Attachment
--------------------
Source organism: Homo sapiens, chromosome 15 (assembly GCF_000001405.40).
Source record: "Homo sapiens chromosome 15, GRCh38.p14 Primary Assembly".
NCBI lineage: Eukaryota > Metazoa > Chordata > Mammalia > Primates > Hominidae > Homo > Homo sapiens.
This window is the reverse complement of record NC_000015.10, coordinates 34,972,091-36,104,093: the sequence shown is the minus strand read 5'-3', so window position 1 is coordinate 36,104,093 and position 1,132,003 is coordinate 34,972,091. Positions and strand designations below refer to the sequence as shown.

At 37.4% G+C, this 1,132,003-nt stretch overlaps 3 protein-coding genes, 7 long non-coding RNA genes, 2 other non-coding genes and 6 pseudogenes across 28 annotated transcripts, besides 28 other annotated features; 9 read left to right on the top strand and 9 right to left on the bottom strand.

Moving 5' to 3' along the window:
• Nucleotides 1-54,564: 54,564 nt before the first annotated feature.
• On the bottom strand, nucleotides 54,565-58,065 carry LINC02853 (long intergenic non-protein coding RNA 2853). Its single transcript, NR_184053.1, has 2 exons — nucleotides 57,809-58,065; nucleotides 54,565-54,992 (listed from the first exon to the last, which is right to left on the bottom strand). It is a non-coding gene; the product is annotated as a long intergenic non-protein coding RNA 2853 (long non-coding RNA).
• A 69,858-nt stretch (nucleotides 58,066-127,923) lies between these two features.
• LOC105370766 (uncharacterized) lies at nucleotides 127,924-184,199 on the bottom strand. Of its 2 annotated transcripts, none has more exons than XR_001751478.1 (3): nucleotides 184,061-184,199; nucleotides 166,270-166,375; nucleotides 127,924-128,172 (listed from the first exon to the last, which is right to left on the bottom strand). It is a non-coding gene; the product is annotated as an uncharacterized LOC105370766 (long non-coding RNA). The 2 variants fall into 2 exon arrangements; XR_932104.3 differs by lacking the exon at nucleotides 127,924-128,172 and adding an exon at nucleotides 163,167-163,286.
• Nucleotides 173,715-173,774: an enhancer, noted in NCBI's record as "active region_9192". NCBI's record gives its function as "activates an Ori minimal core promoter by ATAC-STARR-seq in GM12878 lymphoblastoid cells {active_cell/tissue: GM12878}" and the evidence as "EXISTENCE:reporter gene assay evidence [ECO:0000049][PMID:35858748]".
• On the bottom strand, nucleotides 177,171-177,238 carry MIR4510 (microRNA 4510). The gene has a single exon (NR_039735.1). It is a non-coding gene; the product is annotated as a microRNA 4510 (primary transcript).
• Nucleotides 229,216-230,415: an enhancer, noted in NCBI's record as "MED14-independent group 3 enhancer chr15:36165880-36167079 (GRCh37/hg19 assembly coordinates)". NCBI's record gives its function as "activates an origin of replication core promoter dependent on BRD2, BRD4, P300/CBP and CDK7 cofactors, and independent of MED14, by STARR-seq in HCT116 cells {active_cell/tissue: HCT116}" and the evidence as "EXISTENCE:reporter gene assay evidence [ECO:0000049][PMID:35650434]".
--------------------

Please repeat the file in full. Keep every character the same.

Source organism: Homo sapiens, chromosome 15 (assembly GCF_000001405.40).
Source record: "Homo sapiens chromosome 15, GRCh38.p14 Primary Assembly".
NCBI lineage: Eukaryota > Metazoa > Chordata > Mammalia > Primates > Hominidae > Homo > Homo sapiens.
This window is the reverse complement of record NC_000015.10, coordinates 34,972,091-36,104,093: the sequence shown is the minus strand read 5'-3', so window position 1 is coordinate 36,104,093 and position 1,132,003 is coordinate 34,972,091. Positions and strand designations below refer to the sequence as shown.

At 37.4% G+C, this 1,132,003-nt stretch overlaps 3 protein-coding genes, 7 long non-coding RNA genes, 2 other non-coding genes and 6 pseudogenes across 28 annotated transcripts, besides 28 other annotated features; 9 read left to right on the top strand and 9 right to left on the bottom strand.

Moving 5' to 3' along the window:
• Nucleotides 1-54,564: 54,564 nt before the first annotated feature.
• On the bottom strand, nucleotides 54,565-58,065 carry LINC02853 (long intergenic non-protein coding RNA 2853). Its single transcript, NR_184053.1, has 2 exons — nucleotides 57,809-58,065; nucleotides 54,565-54,992 (listed from the first exon to the last, which is right to left on the bottom strand). It is a non-coding gene; the product is annotated as a long intergenic non-protein coding RNA 2853 (long non-coding RNA).
• A 69,858-nt stretch (nucleotides 58,066-127,923) lies between these two features.
• LOC105370766 (uncharacterized) lies at nucleotides 127,924-184,199 on the bottom strand. Of its 2 annotated transcripts, none has more exons than XR_001751478.1 (3): nucleotides 184,061-184,199; nucleotides 166,270-166,375; nucleotides 127,924-128,172 (listed from the first exon to the last, which is right to left on the bottom strand). It is a non-coding gene; the product is annotated as an uncharacterized LOC105370766 (long non-coding RNA). The 2 variants fall into 2 exon arrangements; XR_932104.3 differs by lacking the exon at nucleotides 127,924-128,172 and adding an exon at nucleotides 163,167-163,286.
• Nucleotides 173,715-173,774: an enhancer, noted in NCBI's record as "active region_9192". NCBI's record gives its function as "activates an Ori minimal core promoter by ATAC-STARR-seq in GM12878 lymphoblastoid cells {active_cell/tissue: GM12878}" and the evidence as "EXISTENCE:reporter gene assay evidence [ECO:0000049][PMID:35858748]".
• On the bottom strand, nucleotides 177,171-177,238 carry MIR4510 (microRNA 4510). The gene has a single exon (NR_039735.1). It is a non-coding gene; the product is annotated as a microRNA 4510 (primary transcript).
• Nucleotides 229,216-230,415: an enhancer, noted in NCBI's record as "MED14-independent group 3 enhancer chr15:36165880-36167079 (GRCh37/hg19 assembly coordinates)". NCBI's record gives its function as "activates an origin of replication core promoter dependent on BRD2, BRD4, P300/CBP and CDK7 cofactors, and independent of MED14, by STARR-seq in HCT116 cells {active_cell/tissue: HCT116}" and the evidence as "EXISTENCE:reporter gene assay evidence [ECO:0000049][PMID:35650434]".